Eugene Leitl wrote:
> Robin Hanson writes:
> > Are you saying, for example, that on average the forecasts I might make
> > today about 2098 are no more accurate than the forecast an ancestor of
> > mine might have made in 1898 about 2098?
> Essentially, yes. Assuming, 2098 is PostSingularity you can only safely
> exclude anything not in accordance with physical laws, but given what
> little we know this set of constraints is not very stringent. Of
> course if we run into saturation it might turn out your predictions
> are accurate, after all. Point is, we can't tell yet what actually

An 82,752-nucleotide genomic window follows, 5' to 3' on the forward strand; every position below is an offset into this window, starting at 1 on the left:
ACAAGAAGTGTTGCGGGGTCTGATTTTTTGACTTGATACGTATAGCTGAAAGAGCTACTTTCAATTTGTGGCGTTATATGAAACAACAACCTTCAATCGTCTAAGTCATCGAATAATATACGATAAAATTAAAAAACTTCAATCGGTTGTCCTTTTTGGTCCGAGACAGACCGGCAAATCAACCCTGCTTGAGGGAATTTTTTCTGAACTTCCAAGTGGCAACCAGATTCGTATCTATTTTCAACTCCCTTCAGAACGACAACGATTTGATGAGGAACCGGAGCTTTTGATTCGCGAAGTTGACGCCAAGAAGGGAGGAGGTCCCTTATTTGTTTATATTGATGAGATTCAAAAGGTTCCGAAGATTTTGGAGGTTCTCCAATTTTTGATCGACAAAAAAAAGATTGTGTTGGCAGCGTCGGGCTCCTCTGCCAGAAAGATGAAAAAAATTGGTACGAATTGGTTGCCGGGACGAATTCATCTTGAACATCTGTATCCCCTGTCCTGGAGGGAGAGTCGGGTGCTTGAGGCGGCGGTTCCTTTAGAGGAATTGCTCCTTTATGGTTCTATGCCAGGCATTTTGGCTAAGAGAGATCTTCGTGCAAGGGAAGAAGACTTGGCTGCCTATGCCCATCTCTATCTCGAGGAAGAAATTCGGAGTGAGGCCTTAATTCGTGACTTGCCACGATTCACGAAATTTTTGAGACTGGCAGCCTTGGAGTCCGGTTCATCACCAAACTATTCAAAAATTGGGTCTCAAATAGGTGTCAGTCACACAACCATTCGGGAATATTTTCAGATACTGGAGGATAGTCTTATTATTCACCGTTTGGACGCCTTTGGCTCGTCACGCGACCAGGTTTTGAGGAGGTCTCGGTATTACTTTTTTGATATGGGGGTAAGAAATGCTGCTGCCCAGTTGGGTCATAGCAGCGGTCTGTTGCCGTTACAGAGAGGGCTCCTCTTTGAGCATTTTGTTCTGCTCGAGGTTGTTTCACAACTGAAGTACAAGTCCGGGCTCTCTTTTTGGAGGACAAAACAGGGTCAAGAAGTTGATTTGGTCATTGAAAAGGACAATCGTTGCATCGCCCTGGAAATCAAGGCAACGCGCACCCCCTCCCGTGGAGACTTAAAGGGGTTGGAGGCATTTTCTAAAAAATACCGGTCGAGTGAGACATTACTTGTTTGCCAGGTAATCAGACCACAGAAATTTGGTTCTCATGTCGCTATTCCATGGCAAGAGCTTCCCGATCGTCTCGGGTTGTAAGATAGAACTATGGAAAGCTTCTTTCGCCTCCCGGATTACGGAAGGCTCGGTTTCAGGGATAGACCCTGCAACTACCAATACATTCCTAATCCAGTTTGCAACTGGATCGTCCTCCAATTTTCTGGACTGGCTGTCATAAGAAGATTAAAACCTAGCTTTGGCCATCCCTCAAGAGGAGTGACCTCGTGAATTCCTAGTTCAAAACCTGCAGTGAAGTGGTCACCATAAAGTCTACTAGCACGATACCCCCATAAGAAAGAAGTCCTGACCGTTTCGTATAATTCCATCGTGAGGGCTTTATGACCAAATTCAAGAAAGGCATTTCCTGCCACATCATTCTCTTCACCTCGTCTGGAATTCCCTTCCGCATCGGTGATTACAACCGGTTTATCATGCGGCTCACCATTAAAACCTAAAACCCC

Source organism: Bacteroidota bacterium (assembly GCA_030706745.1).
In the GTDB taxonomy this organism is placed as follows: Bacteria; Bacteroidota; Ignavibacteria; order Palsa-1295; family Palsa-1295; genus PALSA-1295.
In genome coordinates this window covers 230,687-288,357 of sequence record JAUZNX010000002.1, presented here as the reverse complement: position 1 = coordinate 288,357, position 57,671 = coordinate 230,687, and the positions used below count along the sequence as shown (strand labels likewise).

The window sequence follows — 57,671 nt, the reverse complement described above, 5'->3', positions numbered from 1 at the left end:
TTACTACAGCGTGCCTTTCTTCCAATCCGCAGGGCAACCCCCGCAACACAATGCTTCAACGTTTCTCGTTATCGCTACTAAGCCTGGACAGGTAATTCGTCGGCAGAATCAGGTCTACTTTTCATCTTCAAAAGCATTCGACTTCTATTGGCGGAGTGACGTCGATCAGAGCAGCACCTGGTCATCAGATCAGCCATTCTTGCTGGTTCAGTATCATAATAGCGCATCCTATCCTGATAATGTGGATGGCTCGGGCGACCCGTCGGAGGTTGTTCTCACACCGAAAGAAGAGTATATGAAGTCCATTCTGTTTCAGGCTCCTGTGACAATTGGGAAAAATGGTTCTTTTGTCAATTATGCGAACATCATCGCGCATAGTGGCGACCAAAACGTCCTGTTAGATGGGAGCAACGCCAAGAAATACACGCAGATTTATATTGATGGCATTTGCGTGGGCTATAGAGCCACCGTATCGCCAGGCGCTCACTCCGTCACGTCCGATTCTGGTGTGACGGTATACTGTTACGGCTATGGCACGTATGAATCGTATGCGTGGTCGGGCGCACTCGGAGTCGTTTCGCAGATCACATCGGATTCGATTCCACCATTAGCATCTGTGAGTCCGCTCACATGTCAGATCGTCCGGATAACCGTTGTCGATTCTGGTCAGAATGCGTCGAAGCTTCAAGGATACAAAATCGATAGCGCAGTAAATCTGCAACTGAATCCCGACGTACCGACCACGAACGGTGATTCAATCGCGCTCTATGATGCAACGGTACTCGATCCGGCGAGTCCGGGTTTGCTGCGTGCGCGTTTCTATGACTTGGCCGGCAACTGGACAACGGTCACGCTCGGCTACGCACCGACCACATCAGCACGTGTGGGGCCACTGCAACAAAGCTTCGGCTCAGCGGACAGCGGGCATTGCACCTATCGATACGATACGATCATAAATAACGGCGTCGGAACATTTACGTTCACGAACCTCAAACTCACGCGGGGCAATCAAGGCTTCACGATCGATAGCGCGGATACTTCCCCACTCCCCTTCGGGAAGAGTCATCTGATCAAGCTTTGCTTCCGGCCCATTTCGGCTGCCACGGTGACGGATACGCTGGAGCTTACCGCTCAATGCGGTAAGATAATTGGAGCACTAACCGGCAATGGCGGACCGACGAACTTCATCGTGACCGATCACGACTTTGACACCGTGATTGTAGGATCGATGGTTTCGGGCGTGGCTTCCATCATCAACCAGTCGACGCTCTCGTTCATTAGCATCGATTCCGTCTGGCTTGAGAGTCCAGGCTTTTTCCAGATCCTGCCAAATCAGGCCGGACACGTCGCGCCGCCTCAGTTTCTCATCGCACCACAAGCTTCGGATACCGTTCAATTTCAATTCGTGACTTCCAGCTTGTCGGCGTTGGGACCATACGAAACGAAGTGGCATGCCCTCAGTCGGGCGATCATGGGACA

Oh, what the heck, let's give Robin a bit more than that. Since we have a better understanding of the laws of physics, we can exclude more. Also, the curve leading to the singularity was much more subtle and harder to discern in 1898 than now, so Einstein, Hertz, Maxwell, Twain, et. al. can be excused for not predicting a singularity. They can be excused for believing that human culture would persist to 2098. We cannot.